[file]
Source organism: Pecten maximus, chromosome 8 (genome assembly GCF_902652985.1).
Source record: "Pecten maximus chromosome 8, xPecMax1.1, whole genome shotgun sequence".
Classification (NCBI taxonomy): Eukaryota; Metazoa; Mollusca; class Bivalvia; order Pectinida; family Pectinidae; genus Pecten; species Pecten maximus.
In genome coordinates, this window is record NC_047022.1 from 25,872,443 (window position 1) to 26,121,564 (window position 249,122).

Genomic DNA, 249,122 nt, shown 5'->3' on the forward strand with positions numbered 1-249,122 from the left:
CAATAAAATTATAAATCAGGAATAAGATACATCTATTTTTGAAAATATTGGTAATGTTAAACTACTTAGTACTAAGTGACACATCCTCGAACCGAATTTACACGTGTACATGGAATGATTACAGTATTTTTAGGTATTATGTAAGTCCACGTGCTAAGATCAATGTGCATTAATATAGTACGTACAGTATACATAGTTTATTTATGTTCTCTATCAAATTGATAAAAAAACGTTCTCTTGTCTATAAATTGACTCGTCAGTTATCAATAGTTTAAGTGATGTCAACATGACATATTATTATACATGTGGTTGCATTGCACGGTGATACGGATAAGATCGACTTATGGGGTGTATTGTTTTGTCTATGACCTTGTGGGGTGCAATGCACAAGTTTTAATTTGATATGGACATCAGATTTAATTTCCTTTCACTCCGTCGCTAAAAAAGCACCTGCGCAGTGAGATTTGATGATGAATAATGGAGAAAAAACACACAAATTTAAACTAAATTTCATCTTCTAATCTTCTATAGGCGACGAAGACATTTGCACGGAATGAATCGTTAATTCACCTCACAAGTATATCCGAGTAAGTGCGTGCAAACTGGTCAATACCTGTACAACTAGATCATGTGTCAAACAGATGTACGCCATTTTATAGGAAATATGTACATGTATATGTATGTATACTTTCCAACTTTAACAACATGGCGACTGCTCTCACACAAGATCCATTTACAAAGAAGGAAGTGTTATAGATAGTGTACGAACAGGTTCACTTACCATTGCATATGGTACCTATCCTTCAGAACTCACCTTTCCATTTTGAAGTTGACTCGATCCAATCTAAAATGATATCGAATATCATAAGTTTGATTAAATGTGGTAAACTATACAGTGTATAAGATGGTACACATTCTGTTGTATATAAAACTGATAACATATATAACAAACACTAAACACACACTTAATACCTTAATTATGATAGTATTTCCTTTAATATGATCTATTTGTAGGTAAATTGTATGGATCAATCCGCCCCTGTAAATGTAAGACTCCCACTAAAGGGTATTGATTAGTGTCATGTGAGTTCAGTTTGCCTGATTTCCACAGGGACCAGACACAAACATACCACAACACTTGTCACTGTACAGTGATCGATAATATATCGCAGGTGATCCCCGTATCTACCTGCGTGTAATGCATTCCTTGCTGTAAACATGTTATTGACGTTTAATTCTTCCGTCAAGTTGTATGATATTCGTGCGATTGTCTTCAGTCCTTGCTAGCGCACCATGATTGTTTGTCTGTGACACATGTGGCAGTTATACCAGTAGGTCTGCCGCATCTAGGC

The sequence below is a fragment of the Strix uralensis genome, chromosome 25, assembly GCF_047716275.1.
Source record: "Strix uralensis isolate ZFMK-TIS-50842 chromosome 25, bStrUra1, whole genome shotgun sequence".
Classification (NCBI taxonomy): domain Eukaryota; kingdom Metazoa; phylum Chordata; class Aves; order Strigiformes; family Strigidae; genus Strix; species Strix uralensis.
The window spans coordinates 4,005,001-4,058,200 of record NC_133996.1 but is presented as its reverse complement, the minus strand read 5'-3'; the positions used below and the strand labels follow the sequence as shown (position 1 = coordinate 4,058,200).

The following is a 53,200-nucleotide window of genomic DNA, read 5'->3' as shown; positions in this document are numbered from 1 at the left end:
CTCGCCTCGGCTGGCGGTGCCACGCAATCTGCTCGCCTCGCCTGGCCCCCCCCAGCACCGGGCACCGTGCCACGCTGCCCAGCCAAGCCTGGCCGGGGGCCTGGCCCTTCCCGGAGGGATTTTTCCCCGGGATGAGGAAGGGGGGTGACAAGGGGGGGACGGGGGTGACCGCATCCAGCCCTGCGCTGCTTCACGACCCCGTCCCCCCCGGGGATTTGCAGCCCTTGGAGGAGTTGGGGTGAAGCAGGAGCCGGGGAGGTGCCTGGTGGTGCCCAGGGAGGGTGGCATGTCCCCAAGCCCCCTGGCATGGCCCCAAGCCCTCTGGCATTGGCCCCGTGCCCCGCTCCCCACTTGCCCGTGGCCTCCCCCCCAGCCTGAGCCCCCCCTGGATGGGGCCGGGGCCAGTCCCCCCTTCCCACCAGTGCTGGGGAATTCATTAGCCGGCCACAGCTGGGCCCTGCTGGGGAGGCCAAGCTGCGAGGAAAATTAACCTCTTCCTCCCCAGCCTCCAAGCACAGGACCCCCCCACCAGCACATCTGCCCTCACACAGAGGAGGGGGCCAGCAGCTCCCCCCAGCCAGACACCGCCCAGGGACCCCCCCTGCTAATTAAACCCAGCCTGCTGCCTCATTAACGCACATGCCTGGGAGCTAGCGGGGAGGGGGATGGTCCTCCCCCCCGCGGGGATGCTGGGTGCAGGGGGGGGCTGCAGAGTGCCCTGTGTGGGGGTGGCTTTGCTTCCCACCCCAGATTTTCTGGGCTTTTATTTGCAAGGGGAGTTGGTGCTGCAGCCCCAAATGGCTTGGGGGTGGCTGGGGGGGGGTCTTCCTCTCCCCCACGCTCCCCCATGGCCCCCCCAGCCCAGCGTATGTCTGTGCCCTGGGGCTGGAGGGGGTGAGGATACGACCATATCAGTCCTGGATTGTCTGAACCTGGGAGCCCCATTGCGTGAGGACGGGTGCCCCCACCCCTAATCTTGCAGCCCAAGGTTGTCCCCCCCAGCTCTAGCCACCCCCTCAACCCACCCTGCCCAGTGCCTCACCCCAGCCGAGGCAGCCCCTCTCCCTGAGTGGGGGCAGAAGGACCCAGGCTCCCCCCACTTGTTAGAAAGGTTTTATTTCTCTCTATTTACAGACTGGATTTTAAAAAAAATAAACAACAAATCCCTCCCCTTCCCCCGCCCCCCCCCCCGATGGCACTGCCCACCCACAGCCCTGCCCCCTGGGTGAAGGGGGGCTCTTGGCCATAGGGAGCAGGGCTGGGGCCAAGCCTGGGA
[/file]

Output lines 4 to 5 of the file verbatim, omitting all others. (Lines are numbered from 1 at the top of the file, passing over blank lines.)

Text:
In genome coordinates, this window is record NC_047022.1 from 25,872,443 (window position 1) to 26,121,564 (window position 249,122).

Genomic DNA, 249,122 nt, shown 5'->3' on the forward strand with positions numbered 1-249,122 from the left: